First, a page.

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Bilal Mwaura: A journey to stardom in Kenya's film industry

 Kenyan actor Bilal Mwaura. (Instagram/@mwaurabilal)

Kenyan actor Bilal Mwaura, 35, through an inspiring 17-year career laid a foundation to become one of the biggest names in the local film industry.

At the moment, he is shooting Season 2 of Haki Mwitu, set to return on Maisha Magic.

“My creative process has changed overtime,” he says of how he does it.

“At the moment it is a cross between method acting and character interrogation techniques. I did a play in 2019 where I learnt to let the character takeover. I will do everything to learn this character and then allow him to lead the way- allow him to show Bilal how to play him. I think immersion would be a good word to sum it up. I lose myself in my characters.”

He plays Komu on Netflix’s 2020 film Uradi, a Kangéthe Mungai-directed film.

“A university student looks for a way to make quick and easy money and finds out that it’s not as easy as he had imagined,” IMBD describes it.

“Mwaura Bilal as Komu takes us on this very intriguing journey of the dark side of city life. We fall in love with his gentle nature and feel his joy, pain and anguish, even his desperation,” a critic review on the film website notes.

He’s also on 40 Sticks, a gripping, star-studded 2020 Thriller about a prison bus crashing into the forest, leaving criminals trapped with wild animals and a lurking mysterious killer.

His role, Biggie, in the film landed him a nomination at that year’s Africa Movie Academy Awards, Best Actor in a Leading Role category.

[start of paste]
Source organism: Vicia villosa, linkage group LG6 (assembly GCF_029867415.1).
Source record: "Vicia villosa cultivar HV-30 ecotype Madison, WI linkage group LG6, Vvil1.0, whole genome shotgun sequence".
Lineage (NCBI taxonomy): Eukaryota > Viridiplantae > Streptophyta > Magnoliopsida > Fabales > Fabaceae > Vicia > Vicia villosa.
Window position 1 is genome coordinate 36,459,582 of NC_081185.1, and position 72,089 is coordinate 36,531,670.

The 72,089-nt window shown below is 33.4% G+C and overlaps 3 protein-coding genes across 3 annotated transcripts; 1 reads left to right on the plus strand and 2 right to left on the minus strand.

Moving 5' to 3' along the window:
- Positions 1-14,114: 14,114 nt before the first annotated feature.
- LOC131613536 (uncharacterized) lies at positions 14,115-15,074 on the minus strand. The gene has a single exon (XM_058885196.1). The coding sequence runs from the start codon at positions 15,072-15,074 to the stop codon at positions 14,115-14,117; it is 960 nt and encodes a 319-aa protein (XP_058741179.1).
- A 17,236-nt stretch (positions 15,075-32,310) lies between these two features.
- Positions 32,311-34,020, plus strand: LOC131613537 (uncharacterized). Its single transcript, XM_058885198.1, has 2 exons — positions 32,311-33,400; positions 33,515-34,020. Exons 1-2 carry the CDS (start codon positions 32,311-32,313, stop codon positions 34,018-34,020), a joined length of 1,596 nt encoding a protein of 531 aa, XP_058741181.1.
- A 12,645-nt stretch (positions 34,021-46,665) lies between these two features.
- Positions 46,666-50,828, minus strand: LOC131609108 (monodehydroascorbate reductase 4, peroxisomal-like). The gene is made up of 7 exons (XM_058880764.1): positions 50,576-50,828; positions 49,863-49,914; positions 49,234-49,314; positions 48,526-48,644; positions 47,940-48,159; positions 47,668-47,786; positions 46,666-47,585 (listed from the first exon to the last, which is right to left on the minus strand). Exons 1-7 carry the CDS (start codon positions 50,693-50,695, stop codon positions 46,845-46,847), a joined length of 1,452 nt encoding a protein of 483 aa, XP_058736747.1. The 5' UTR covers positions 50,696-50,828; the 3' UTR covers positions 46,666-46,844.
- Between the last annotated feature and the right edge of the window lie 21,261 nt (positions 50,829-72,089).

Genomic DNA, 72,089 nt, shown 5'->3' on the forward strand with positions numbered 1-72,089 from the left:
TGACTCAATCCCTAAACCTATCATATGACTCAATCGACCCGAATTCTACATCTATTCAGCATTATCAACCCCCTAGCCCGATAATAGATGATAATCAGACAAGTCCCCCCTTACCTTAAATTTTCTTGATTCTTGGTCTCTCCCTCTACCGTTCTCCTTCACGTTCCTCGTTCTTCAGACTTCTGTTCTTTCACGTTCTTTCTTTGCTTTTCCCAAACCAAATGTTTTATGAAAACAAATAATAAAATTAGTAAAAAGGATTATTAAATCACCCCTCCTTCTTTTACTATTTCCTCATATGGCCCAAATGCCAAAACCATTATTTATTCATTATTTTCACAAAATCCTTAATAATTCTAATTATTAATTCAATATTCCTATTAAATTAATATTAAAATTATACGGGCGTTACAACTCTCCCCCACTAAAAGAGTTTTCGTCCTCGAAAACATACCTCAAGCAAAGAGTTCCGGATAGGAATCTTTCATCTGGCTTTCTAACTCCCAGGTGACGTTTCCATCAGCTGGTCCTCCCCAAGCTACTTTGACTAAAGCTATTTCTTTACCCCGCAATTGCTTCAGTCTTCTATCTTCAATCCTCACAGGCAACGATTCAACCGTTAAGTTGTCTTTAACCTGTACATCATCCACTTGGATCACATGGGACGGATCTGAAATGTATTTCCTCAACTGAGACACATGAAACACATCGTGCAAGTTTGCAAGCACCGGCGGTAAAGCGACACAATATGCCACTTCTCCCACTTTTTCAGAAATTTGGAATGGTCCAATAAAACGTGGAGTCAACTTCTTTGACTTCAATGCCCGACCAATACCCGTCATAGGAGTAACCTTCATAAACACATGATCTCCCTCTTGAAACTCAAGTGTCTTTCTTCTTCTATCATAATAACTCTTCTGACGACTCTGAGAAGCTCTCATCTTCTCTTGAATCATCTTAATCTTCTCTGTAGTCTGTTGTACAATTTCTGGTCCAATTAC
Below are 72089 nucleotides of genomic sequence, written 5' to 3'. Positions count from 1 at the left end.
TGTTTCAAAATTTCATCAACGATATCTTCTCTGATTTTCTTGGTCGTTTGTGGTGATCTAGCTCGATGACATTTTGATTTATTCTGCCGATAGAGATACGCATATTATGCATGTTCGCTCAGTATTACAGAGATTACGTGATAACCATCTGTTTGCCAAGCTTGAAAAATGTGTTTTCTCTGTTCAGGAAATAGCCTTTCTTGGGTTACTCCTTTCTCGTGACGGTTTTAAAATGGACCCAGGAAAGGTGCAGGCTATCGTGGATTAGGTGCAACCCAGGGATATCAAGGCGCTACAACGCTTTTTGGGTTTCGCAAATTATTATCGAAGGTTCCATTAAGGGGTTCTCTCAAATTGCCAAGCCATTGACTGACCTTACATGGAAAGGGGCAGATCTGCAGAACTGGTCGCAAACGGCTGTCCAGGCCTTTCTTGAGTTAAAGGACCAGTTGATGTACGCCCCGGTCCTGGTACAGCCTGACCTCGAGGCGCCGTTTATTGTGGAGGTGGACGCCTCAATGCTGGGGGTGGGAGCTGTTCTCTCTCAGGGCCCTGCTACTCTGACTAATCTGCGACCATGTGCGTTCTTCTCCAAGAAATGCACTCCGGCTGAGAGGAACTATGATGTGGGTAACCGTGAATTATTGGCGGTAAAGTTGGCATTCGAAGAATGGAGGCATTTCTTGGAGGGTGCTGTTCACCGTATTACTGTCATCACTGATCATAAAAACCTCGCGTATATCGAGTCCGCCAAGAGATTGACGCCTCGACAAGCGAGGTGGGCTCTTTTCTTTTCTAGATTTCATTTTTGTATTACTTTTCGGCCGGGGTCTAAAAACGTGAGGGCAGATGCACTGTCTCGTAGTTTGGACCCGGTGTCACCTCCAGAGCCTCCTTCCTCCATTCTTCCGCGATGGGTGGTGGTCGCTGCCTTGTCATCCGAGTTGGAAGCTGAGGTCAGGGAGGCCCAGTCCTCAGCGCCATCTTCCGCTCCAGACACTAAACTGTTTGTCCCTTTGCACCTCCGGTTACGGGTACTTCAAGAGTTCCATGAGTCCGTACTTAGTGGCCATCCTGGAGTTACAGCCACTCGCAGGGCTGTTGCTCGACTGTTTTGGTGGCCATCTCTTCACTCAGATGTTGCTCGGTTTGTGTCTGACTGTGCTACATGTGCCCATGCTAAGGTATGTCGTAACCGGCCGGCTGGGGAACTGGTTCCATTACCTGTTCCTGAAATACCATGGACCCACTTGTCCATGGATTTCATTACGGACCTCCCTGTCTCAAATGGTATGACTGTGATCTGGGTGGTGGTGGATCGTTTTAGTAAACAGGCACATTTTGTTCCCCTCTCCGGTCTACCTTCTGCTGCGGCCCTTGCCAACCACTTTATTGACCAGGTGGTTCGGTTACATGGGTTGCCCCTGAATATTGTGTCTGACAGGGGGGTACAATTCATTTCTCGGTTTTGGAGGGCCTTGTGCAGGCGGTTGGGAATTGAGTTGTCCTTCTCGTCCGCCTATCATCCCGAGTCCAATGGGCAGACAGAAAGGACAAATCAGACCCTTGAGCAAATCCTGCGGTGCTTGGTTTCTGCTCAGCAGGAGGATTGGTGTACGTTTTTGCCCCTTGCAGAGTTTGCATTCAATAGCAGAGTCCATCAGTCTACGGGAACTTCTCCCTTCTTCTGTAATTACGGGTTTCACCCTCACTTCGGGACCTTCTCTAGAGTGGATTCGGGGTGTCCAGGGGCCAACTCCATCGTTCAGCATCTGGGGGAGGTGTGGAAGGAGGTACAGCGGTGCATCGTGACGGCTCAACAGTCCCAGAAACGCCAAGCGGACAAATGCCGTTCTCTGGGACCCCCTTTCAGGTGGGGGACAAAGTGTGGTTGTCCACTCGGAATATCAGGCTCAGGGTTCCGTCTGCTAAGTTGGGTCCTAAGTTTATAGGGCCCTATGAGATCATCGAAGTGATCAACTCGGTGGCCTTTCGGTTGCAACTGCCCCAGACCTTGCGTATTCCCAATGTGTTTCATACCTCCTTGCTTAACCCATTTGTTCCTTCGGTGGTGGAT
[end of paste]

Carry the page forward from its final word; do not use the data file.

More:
“You can watch me on Showmax’s Nganya and an episode of Crime and Justice,” he says.

When he’s not waking up at 4am, getting in a quick workout and catching the set bus at 6am in Town for a busy day shooting, he’ll take time to recharge.

“I’m a pretty chill person. Like now I’m on set Monday to Friday, on Saturday nalala man, na rejuvenate. But I like to walk in nature, as well as visiting random places I haven’t been to, grounding stuff.”

He tells The Standard a bit about his upbringing. He was born and brought up in Murang’a County and began to take a keen interest in theatre and acting while he was in secondary school.

“It was difficult for my parents to understand why I would choose this path. But looking back, without the support I have had from my family, I would be nothing. They are extremely supportive, and big fans. I lean on them a lot.”

“When I was in Form 4, I went to the Phoenix Players and watched a play written by Cajetan Boy. The main character was played by Andrew Muthure, who is known for playing Mustapha on Mother-in-Law. I remember thinking ‘whatever that guy has made me feel, I want to make people feel the same way’,” he says.

“So after high school, I started doing set books with the group Pambazuka Arts. I started performing in 2007.”

He speaks about his journey, which evolved from lots of stage management at the start of his career, to the diverse catalogue of screen and theatre work he holds today.

“I did mostly theatre for a long time. For me, the show that cemented my belief in this somewhat was a tour I did with Mumbi Kaigwa in 2010. It was an East African tour, so we toured major towns in Kenya and Tanzania. I was 20 or 21, and I was able to see the possibilities that art could bring into my life.”